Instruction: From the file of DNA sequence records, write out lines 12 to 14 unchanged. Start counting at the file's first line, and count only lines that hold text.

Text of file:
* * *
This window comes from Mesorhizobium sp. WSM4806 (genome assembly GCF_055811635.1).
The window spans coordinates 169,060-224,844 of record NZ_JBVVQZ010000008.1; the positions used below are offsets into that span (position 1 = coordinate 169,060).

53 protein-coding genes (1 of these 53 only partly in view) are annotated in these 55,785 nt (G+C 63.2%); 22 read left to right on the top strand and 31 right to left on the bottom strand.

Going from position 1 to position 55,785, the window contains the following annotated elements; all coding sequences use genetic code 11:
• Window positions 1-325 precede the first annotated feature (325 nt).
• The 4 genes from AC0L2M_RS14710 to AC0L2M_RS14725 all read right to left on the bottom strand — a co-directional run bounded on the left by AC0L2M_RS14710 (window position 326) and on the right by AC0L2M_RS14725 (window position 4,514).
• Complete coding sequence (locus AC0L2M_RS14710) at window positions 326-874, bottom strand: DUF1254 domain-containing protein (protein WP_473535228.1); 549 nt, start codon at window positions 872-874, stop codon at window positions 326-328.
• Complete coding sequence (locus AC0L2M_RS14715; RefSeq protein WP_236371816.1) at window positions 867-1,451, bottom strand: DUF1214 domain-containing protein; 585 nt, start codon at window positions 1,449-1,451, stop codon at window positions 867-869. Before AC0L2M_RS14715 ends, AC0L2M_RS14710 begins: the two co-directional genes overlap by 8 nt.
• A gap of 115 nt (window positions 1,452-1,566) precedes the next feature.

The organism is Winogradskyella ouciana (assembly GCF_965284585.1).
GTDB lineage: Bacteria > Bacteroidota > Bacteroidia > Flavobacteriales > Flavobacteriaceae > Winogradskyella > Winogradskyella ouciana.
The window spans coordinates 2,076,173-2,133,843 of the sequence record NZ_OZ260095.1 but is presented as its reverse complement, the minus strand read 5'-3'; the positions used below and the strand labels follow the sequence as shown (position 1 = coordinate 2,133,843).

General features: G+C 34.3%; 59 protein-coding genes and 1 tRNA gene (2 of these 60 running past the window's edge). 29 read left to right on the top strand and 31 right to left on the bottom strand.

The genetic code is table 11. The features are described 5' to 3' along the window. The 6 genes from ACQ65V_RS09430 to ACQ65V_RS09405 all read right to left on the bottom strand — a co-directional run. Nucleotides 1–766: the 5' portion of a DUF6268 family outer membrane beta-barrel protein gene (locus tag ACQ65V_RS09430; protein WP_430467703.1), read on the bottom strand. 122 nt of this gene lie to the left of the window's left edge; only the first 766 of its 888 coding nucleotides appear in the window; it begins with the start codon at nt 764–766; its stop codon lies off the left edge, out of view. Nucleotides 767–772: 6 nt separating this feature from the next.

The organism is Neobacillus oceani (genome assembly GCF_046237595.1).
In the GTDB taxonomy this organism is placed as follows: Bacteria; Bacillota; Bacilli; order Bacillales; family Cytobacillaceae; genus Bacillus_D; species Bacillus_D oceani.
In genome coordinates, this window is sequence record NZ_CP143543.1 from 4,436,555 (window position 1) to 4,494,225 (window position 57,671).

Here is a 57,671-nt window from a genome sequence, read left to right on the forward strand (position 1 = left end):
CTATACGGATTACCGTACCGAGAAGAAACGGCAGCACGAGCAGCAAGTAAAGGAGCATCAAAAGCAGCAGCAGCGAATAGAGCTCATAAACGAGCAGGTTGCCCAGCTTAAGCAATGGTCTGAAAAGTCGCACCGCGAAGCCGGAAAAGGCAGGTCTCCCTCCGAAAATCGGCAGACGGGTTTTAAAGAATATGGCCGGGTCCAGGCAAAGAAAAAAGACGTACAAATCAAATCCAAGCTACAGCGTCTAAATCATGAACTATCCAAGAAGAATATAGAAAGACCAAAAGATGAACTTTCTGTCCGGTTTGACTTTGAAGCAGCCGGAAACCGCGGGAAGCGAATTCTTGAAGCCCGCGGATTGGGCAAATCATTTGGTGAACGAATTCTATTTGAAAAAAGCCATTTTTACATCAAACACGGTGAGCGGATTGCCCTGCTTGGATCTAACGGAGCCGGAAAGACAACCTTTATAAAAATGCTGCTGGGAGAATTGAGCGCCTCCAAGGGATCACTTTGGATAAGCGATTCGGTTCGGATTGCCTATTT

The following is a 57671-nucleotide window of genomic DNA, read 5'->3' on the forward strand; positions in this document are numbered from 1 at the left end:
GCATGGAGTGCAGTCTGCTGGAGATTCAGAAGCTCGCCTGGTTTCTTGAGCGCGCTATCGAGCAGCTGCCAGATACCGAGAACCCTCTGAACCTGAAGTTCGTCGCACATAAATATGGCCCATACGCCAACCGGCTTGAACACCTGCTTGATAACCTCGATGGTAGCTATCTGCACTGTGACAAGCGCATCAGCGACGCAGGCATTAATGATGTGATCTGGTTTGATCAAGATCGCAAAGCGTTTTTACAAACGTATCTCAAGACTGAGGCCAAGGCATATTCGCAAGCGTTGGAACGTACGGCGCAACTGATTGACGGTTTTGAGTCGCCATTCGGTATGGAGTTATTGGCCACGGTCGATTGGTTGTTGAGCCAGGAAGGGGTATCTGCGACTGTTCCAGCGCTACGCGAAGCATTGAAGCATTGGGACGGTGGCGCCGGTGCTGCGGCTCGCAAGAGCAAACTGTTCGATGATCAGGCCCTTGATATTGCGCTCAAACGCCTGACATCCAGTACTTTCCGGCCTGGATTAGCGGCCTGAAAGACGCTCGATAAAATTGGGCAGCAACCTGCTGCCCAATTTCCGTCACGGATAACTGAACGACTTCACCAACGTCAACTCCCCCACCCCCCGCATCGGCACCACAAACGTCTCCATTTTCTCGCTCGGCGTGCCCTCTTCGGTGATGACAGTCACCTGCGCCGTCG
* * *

The window spans coordinates 2,076,173-2,133,843 of the sequence record NZ_OZ260095.1 but is presented as its reverse complement, the minus strand read 5'-3'; the positions used below and the strand labels follow the sequence as shown (position 1 = coordinate 2,133,843).

General features: G+C 34.3%; 59 protein-coding genes and 1 tRNA gene (2 of these 60 running past the window's edge). 29 read left to right on the top strand and 31 right to left on the bottom strand.

The genetic code is table 11. The features are described 5' to 3' along the window. The 6 genes from ACQ65V_RS09430 to ACQ65V_RS09405 all read right to left on the bottom strand — a co-directional run. Nucleotides 1–766: the 5' portion of a DUF6268 family outer membrane beta-barrel protein gene (locus tag ACQ65V_RS09430; protein WP_430467703.1), read on the bottom strand. 122 nt of this gene lie to the left of the window's left edge; only the first 766 of its 888 coding nucleotides appear in the window; it begins with the start codon at nt 764–766; its stop codon lies off the left edge, out of view. Nucleotides 767–772: 6 nt separating this feature from the next.